The End of the Presidential Primary Process As We Know It?
The frontloading problem--the rush of states to hold early presidential primaries so as to have a voice in the selection of the nominees--worsened in 2000, prompting many to call for reform of the primary process for 2004 and subsequent elections.
Observers also expressed concern about low turnout in the primaries. During the 2000 presidential primaries, Democratic turnout was the second lowest in history (only Clinton's 1996 re-election had lower turnout). Part of this can be attributed to the fact that Democratic state parties in Arizona, Delaware, Michigan, South Carolina and Washington had to opt out of February primaries because those dates violated the DNC's March-June window. (The DNC's Rules and Bylaws Committee declined to grant these state parties waivers to go early, thus forcing them to hold party-run contests at later dates and at considerable expense).
Meanwhile Republicans experienced high turnout in the primaries, but GOP party regulars were concerned that open primaries allowed the Democrats to have a say in choosing their nominee. Finally,The fact that both major party nominations were effectively settled on March 7 could not help but depress turnout in the many states that held primaries after March 7.
There are several possible avenues of change in the primary process, most of which seek to address the frontloading issue.
Democrats--In September 1999 DNC Chairman Joe Andrew asked the party's Rules and Bylaws Committee to examine the "Beyond 2000" question and present recommendations focusing on "how the scheduling of presidential primaries and caucuses can increase participation by Democratic voters in every state with the goal of nominating the strongest possible candidate." The committee held its first meeting on November 20, 1999 and held four subsequent hearings before finalizing its recommendations in an April 29, 2000 meeting.
The Rules and Bylaws Committee came forth with a rather timid proposal, recommending against a major overhaul of the primary system. Instead, it favored negotiations with the RNC to ensure that the two parties' windows will coincide. Members of the committee were concerned about the unintended consequences a radical change might entail and opted to "do no harm." If successful, the modest bipartisan fix would resolve the situations faced by the handful of Democratic state parties mentioned above, but would not directly address frontloading pressure or the broader question of low turnout. Indeed, one member of the committee stated, "We've basically codified the status quo...It's deja vu all over again."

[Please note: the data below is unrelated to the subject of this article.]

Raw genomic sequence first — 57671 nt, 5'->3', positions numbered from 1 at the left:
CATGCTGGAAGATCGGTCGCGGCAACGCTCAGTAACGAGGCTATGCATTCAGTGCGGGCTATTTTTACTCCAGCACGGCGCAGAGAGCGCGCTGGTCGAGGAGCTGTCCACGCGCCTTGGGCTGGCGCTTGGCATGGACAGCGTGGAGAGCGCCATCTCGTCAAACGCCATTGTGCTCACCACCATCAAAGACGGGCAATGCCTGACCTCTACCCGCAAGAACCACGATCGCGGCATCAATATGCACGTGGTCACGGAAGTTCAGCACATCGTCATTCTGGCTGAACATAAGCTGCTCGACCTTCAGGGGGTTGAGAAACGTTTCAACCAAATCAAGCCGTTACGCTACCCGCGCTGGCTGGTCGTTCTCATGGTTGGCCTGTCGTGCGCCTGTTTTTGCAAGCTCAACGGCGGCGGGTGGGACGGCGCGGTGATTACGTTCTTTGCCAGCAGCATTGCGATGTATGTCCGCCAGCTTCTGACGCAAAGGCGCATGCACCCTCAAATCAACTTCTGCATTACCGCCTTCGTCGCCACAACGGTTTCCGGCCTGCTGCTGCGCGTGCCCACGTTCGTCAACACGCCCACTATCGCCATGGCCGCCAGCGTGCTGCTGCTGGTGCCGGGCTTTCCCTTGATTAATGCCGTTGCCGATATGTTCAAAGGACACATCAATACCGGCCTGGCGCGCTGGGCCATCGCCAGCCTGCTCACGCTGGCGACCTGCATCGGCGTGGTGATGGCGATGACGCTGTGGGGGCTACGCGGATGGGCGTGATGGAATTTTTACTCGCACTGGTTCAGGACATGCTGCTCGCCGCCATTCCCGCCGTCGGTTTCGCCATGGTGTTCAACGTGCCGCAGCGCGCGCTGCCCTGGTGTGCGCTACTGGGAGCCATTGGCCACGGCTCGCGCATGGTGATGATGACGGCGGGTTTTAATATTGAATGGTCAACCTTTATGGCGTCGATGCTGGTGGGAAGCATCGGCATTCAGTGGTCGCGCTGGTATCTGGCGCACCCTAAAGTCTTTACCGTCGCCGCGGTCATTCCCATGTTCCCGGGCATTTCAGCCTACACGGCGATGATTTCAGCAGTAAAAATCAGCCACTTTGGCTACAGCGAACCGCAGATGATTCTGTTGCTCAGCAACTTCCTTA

Republicans--In summer 1999 RNC Chairman Jim Nicholson appointed an Advisory Commission on Presidential Nominating Process chaired by former Sen. Bill Brock. The group held its first meeting on August 17, 1999 and released its final report on May 2, 2000.
The Brock commission recommended the Delaware Plan or inverted pyramid plan, wherein the states would be divided by population into four groups; the smallest population states would go first, followed by the next group and so forth, finally finishing with the largest states. This approach places a premium on retail politics. The commission further recommended an end to winner-take-all primaries in favor of proportional allocation of delegates. Other proposals were put forth by Ohio Republican Party chairman Bob Bennett--the Ohio Plan--and by Sen. Bob Smith (June 2000).
Delaware Plan was defeated by a 66 to 33 vote in the RNC Rules
meeting held in late July in advance of the 2000 Republican National
(It would have also required approval of the full convention and
of the states to take effect).
Copyright 1998, 1999, 2000 Eric M. Appleman/Democracy in Action.